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Dial-in VT-100 Emulation for the AS/400

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AS/400 asynchronous communication is funny. Not funny ha-ha, like a performance by Robin Williams or Whoopi Goldberg, but funny in that it comes in so many different flavors it’s difficult to decide which one is right for you.

Take dial-in access to the AS/400, for example. Most people think the only way you can reach the AS/400 over phone lines is to use Asynchronous Client Access, NetSoft Midrange Bundle, or some other packaged dial-in 5250 emulator. These packages are valuable in that they offer you a full range of features any remote user might want—things like remote printers, shared folders, file transfer, and the like. However, they are expensive in terms of performance and price.

If you’re not able to run Asynchronous Client Access 3.1 for Windows because you haven’t upgraded yet, you may find yourself fussing and fuming with a somewhat kludgy Asynchronous Client Access 3.0.5 or PC Support 2.3. If you get a more elegant solution, like dial-in NetSoft Midrange Bundle or RUMBA, you get good performance and a stable native Windows product, but you typically pay a price of $200 to $300 for each dial-in seat.

But what about different types of users? What about a salesperson on the road who doesn’t need an AS/400 printer attached to a laptop? How about a customer who wants dial-in access but doesn’t want to be bothered with CA/PCS DOS routers or shared folders or any of the other baggage that came with IBM’s pre-V3R1 solution? What if you have no control over what the software/hardware people are using to dial in to your AS/400s? What if the only thing you know for sure is that they have a computer and a modem? They neither want nor need additional software from you, and they want to call in from their current environments. How do you provide dial-in access in these cases?

Fortunately, there is a solution: dial-in VT-100 emulation for the AS/400. VT-100 emulation is a simple, no-frills terminal emulation that has been in use for years in

the communications world. Using a standard IBM PC and a modem, and another modem attached to your AS/400 ASCII workstation controller, your users can easily dial in to your AS/400 as a VT-100 terminal, get whatever information they need, print the screens, and hang up. No Asynchronous Client Access or PC Support and no expensive software packages. On the client side, if you have nothing more than Microsoft DOS 2.0 or above, you can dial in with almost any communications program.

The Basic Ingredients—Hardware

To perform VT-100 emulation, you only need a few basic ingredients. First, you need an asynchronous workstation controller on your AS/400. This controller must have one free PC modem that is not already configured for Asynchronous Client Access or another special purpose. The modem is only to be used for asynchronous VT-100 dial-in.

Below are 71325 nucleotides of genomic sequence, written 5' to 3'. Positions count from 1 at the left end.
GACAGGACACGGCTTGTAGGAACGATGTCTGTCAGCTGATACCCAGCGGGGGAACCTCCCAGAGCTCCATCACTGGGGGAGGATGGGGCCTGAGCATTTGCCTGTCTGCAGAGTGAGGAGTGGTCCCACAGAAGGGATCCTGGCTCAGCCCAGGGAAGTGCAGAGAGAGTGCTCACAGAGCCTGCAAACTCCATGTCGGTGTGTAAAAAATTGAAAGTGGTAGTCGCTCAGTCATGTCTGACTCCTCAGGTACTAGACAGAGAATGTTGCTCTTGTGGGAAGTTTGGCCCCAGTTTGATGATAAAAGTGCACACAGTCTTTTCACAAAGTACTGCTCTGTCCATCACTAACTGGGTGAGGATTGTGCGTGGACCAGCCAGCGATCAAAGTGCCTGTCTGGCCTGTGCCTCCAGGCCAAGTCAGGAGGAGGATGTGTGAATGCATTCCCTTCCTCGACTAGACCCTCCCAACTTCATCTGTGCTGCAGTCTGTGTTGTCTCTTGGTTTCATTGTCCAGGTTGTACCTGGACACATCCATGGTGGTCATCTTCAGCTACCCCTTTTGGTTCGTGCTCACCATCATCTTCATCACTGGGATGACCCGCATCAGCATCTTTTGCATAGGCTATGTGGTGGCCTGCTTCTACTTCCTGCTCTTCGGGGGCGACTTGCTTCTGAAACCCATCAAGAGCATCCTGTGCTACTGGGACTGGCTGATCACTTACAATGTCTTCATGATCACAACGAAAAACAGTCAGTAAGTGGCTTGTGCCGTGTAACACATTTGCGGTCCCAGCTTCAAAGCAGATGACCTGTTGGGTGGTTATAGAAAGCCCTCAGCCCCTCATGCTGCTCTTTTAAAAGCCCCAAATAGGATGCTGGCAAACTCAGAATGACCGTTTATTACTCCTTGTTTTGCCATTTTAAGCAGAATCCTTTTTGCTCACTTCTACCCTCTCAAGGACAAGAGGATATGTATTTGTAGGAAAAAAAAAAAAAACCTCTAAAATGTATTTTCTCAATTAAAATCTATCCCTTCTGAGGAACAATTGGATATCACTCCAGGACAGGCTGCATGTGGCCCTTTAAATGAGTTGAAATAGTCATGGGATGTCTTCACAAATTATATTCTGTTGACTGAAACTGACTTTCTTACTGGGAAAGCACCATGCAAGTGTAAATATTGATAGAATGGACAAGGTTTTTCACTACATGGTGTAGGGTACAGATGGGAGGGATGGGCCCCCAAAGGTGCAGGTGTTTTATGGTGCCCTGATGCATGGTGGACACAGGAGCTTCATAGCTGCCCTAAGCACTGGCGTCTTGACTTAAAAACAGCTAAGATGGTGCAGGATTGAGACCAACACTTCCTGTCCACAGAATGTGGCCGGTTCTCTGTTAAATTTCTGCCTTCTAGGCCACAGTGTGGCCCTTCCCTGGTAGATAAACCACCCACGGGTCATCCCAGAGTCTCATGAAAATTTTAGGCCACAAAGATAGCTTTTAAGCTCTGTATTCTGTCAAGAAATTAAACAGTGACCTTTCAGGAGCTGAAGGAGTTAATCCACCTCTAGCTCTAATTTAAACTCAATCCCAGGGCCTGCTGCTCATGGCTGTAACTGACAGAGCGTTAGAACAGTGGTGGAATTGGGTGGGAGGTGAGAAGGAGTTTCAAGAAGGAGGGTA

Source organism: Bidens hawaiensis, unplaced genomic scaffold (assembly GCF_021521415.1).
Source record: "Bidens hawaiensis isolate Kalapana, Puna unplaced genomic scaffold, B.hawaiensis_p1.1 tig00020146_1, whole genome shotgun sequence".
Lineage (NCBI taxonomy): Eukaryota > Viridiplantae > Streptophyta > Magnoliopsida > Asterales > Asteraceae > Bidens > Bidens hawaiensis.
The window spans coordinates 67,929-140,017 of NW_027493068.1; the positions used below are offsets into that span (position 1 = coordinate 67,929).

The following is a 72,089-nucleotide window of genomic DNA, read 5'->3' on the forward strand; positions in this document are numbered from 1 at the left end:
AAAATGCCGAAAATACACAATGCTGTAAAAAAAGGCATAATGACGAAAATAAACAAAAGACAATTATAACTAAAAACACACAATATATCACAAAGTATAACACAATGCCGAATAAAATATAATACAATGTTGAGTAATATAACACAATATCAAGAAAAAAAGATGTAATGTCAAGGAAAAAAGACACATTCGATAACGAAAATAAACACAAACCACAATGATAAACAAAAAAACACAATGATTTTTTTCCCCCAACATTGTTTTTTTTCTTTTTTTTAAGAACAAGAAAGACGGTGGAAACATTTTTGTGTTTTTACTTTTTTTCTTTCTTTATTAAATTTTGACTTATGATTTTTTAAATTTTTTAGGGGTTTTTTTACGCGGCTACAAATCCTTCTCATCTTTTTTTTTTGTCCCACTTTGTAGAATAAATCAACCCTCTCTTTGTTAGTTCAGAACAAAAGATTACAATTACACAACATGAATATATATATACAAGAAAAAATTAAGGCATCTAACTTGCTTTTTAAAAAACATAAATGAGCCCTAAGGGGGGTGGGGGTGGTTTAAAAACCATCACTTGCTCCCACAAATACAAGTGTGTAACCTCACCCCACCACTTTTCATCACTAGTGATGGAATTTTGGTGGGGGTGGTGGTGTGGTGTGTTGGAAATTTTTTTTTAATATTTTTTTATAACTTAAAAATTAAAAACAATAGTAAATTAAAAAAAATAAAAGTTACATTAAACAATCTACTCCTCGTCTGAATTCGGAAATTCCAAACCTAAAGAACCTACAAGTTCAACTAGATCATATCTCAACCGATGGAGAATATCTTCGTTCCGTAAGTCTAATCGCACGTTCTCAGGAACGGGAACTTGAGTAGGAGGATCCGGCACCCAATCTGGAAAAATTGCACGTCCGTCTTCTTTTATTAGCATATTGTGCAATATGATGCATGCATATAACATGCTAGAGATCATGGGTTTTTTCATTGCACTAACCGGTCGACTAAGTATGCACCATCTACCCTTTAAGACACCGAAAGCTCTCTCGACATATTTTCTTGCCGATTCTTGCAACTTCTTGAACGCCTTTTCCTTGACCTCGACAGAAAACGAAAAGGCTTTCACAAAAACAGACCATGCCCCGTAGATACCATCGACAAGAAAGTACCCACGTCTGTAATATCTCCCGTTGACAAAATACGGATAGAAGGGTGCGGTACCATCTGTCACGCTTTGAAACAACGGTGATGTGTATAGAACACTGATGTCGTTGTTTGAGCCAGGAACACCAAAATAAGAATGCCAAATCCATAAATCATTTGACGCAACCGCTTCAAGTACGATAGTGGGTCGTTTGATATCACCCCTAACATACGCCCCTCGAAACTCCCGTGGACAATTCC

On the PC side, you simply need another modem and a communications package. In researching this article, I used ProComm Plus, but this configuration works with any other communications software that runs VT-100 emulation. A good communications package costs between $100 and $150 on the street. However, if you want to do this configuration on the cheap, you can use the freebie communications program Microsoft gives you with older versions of Windows—the Terminal program. The down side of using the Windows Terminal program is that it has been replaced in Windows 95 with a program called HyperTerminal that is not as easy to configure for VT- 100 emulation as the old Terminal program. So, when you upgrade to Windows 95, you also need to upgrade your VT-100 solution.

Armed with these basic tools, let’s discuss how to do it.

The AS/400 Side

The first step is configuring your AS/400 modem for VT-100 access. In an earlier issue, we discussed the steps needed to attach an ordinary Hayes-compatible modem to the ASCII workstation controller (see “PC Modem Equipment on the ASCII Workstation Controller,” Sept/Oct 1995 Client Access/400 Expert). The steps in that article tell you how to configure a modem for VT-100 access. In particular, pay attention to the type of modem cables you use, setting the NVRAM initialization string for the modem and any special dip switches that may need to be set on your modem to put it into autoanswer mode or to modify certain parameters upon answering.

Once your modem is configured and attached, you need to configure the ASCII workstation controller port for asynchronous VT-100 communications. This is a software configuration performed in OS/400 that allows your modem to be treated as an autoanswer VT-100 device. To set this up, you need two pieces of information: the port on the ASCII controller to which the modem is attached and the AS/400 controller name of the ASCII workstation controller. For our example, let’s assume that the modem is attached to port 01 on the CTL02 controller.